Tuesday, December 28, 2010

A Framework for Knowledge Transfer

Today I had an interesting exchange in the 'Knowledge Managers' group on LinkedIn. I enjoy reviewing questions posed by the various groups I participate in on LinkedIn but found this one quite interesting. www.linkedin.com
The subject was on the transfer of tacit knowledge and goodness knows I have a few opinions about that.

I posted that frameworks help organize the deeply held knowledge to be transferred from experts, to help make the knowledge applicable and actionable. Again I thought of the complexities of knowledge and the importance of organizing what has been accumulated over years and years of experiences, decisions, missteps and successes. We do struggle to identify what needs to be transferred and what does not. Not only do we need a framework to organize but we need to discern in some objective way, which areas of knowledge should be the focus to apply the framework on. Let's start there.

Unique, relevant and critical are the three terms I use to begin to determine if what someone knows needs to be transferred to the successor or the organization. Why? Because if many people hold the knowledge, is it necessary to transfer? No. It's a commodity.  What if it is unique but not relevant for the future? The expert may know something fascinating about the history or background of the product or company, and that knowledge might appeal to the KM practioner. But does it have an impact, will it matter in the future? Much of the historical knowledge held will matter, it may well provide context behind decisions, structures, processes. But not all of it is relevant and we must discern (with verification) if it is relevant. And then there is the issue of what I call critical. Is this knowledge crucial? One way to consider this is to imagine what might change if the knowledge is lost. Will things slow down, will quality fail, will products be more difficult to produce? Will relationships falter?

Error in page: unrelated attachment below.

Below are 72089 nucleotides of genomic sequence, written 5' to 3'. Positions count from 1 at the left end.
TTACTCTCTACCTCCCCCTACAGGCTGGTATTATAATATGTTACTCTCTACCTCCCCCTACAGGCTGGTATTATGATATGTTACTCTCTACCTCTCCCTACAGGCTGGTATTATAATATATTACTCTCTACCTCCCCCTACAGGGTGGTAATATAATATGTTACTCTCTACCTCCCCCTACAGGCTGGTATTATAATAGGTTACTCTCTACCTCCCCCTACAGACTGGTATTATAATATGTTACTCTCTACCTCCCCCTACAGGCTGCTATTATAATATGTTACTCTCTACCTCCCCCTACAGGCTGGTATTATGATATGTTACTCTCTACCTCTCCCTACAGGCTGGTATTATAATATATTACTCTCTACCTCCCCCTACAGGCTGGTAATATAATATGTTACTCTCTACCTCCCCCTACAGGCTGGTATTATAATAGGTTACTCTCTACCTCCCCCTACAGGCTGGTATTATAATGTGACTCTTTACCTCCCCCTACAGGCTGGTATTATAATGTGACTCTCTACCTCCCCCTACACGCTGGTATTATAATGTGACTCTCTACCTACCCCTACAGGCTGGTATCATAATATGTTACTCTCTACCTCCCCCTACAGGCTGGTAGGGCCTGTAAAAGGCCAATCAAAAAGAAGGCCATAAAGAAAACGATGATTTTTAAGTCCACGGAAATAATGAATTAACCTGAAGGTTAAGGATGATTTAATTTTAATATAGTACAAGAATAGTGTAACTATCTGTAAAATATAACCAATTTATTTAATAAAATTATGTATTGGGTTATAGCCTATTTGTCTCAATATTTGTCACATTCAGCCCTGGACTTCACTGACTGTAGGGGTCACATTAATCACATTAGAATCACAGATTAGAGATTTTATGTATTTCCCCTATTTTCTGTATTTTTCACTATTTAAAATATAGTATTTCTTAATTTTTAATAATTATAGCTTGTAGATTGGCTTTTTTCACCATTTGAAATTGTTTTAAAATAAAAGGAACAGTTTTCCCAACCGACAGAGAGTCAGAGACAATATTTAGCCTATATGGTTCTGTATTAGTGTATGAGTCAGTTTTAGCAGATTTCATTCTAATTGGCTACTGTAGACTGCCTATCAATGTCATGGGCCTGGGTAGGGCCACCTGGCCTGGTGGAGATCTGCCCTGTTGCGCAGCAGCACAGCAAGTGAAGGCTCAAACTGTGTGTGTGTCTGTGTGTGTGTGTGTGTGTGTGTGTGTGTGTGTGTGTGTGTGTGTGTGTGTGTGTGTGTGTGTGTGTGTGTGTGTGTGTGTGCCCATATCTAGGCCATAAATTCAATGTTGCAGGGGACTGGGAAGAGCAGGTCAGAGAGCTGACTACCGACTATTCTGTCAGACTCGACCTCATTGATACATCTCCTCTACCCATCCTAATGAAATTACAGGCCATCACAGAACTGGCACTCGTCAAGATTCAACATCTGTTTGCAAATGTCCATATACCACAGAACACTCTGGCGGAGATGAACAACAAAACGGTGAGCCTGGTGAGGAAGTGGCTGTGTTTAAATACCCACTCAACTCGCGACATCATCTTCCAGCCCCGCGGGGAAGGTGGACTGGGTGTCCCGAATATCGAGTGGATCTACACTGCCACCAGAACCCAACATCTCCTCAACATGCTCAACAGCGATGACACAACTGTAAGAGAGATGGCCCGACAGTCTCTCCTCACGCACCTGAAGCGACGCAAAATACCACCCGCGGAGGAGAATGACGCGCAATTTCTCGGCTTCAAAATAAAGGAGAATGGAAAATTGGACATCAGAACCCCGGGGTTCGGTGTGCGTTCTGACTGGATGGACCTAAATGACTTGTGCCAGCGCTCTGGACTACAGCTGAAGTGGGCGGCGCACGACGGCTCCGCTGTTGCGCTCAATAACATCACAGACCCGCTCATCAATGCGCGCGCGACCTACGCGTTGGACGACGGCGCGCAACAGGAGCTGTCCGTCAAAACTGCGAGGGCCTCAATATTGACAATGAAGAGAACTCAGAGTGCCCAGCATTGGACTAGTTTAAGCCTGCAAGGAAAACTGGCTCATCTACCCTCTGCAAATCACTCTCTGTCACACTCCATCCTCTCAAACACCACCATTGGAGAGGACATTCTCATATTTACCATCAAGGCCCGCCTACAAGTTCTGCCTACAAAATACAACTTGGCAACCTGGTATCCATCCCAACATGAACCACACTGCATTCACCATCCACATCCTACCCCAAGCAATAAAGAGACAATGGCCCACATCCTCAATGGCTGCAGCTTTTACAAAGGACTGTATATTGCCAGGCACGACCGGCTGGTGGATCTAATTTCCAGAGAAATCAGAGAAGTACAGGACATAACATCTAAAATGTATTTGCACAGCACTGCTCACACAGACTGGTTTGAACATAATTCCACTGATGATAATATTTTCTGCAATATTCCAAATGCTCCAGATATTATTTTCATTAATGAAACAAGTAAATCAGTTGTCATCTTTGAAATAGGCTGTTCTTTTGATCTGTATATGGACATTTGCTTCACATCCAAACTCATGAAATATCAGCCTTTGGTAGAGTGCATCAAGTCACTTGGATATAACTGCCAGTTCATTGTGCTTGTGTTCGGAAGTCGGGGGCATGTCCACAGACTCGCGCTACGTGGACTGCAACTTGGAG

Are these criteria for discernment scientific? No. But do they work? My 16 years of experience says yes. I have applied these criteria in many situations and, like the framework, they have yet to fail me. It is less about the criteria being perfect and more that they are practical. Applicable. They are relevant.

Monday, December 20, 2010

Get to the point, what do you want from KM?

Ever experienced this? You have a major issue with a product or process and you need fast answers. You ask the folks near you, and they give you the names of people they think may have some expertise to offer. Two of the three have retired. hmmm...

Ok, so you find the one that's still in the organization and find that she is on vacation. In Bali. No cell phone with her. hmm....

You turn to online search within the company portal. You try search term after search term and you get document after document with titles that seem not to make any sense, and nothing quite on point. Or maybe they are but it will take you hours to weed through to find out for sure.

Now what. You think, "Hey, I know, I'll try Google!". So you look outside your own company to answer a critical issue by using information that you can not verify from sources who may well either be competitors or vendors, reliable or not. What is wrong with this picture?